MANILA, July 3 (Mabuhay) – The Department of Justice (DOJ) has formed a five-member task force to handle cases involving anti-competition practices like price fixing and cartels.
Making up the Task Force on Anti-Competitive Agreements and Cartels are five members from DOJ offices including the National Prosecution Service (NPS), Office of the Chief State Counsel and Office for Competition (OFC).
“Effective anti-cartel enforcement requires a dedicated unit equipped with the necessary tools and capacity to handle the complex nature of competition cases,” Justice Secretary Leila de Lima said Friday.
De Lima added the DOJ has already recommended to the Supreme Court the designation of specialized courts to hear and decide on competition cases.
Justice Assistant Secretary Geronimo Sy, head of the DOJ Office for Competition, said the focus of the task force would be on cases involving price fixing, output restriction, market allocation, bid-rigging and similar anti- competitive agreements.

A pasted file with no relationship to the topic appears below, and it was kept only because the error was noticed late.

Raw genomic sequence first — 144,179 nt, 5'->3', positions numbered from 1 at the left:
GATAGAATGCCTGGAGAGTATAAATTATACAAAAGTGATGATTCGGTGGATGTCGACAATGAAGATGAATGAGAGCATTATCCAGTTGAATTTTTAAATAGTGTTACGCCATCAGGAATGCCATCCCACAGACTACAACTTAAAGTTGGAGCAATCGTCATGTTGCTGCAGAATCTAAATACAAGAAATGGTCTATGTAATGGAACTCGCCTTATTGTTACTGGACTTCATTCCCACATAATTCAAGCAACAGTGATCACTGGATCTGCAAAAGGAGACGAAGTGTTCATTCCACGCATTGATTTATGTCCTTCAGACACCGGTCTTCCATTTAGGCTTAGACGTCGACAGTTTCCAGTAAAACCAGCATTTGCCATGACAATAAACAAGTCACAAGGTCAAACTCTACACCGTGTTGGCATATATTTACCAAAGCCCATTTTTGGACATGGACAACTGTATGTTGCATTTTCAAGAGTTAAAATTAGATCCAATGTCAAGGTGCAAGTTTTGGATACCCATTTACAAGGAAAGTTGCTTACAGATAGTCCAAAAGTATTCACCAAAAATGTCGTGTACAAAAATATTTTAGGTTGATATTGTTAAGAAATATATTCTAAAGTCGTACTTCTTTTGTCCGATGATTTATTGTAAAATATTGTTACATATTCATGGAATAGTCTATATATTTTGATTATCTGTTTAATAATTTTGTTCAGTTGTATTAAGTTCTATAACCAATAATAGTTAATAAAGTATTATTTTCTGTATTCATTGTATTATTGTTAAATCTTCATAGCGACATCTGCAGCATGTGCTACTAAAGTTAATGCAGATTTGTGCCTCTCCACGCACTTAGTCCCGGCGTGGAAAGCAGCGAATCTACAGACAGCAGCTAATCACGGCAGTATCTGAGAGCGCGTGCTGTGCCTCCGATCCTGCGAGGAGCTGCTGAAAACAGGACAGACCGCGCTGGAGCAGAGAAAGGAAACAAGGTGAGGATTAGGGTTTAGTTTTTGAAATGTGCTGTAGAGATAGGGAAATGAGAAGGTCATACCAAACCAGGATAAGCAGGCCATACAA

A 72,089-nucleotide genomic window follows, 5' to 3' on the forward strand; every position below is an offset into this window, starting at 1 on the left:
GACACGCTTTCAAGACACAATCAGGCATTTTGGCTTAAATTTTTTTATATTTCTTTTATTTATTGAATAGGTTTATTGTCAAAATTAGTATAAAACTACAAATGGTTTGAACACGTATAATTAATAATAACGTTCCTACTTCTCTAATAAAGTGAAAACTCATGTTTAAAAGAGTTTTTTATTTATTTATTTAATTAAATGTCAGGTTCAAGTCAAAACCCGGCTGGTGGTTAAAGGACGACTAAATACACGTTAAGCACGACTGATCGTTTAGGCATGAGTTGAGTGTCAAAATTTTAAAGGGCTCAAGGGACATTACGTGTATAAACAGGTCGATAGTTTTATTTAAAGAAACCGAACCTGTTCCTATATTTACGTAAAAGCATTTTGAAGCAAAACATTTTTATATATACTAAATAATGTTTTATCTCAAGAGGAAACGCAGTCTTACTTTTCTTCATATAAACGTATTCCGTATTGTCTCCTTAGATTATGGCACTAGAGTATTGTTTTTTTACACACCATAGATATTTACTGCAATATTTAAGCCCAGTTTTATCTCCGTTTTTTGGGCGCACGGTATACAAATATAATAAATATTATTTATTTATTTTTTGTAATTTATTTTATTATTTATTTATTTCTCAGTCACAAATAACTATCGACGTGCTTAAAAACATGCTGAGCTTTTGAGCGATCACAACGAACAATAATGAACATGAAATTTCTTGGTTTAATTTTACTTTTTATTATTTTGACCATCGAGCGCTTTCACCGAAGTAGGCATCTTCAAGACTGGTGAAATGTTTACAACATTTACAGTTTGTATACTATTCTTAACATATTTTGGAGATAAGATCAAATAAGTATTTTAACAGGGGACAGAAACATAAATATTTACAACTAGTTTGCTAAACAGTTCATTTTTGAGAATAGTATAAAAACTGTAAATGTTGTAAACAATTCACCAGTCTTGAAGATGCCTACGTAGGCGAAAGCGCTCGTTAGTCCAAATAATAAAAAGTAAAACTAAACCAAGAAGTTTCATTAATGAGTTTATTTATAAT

“The use of investigative strategies and techniques rounded on international best practices is key to enforcement,” Sy said.
NPS head Prosecutor General, meanwhile, said the creation of the task force was “an indication of the Department’s serious stance in the fight against the most harmful forms of business conduct.”
The creation of the task force came on the heels of the ratification by Congress on 10 June 2015 of the Philippine Competition Act that penalizes bad market behavior and abuse of dominant position. The DOJ said this would further strengthen the competition reforms which the DOJ-OFC has consistently supported and advocated.
Under the proposed law, the DOJ-Office for Competition is assigned to investigate cartels that are considered criminal actions.
In the past, the DOJ-OFC has confirmed that the spike in garlic prices was caused by collusion between government officials and a garlic importer who allegedly cornered nearly all of the commodity’s supply.
The office also later found out the same scheme plaguing the onion trade in the country.
In September last year, the DOJ-OFC also required telecommunication companies to indicate and highlight the minimum speed of their internet services in their advertisements and promotions.
Advertising only the maximum speed of their Internet services allowed ISPs to provide an actual connection speed that was slower than advertised, and would usually result in confusing their customers, said the DOJ-OFC.
The office also earlier investigated the controversial P4.15 per kilowatt-hour rate increase by Meralco in late 2013. The issue is currently subject of a pending case before the Supreme Court. (MNS)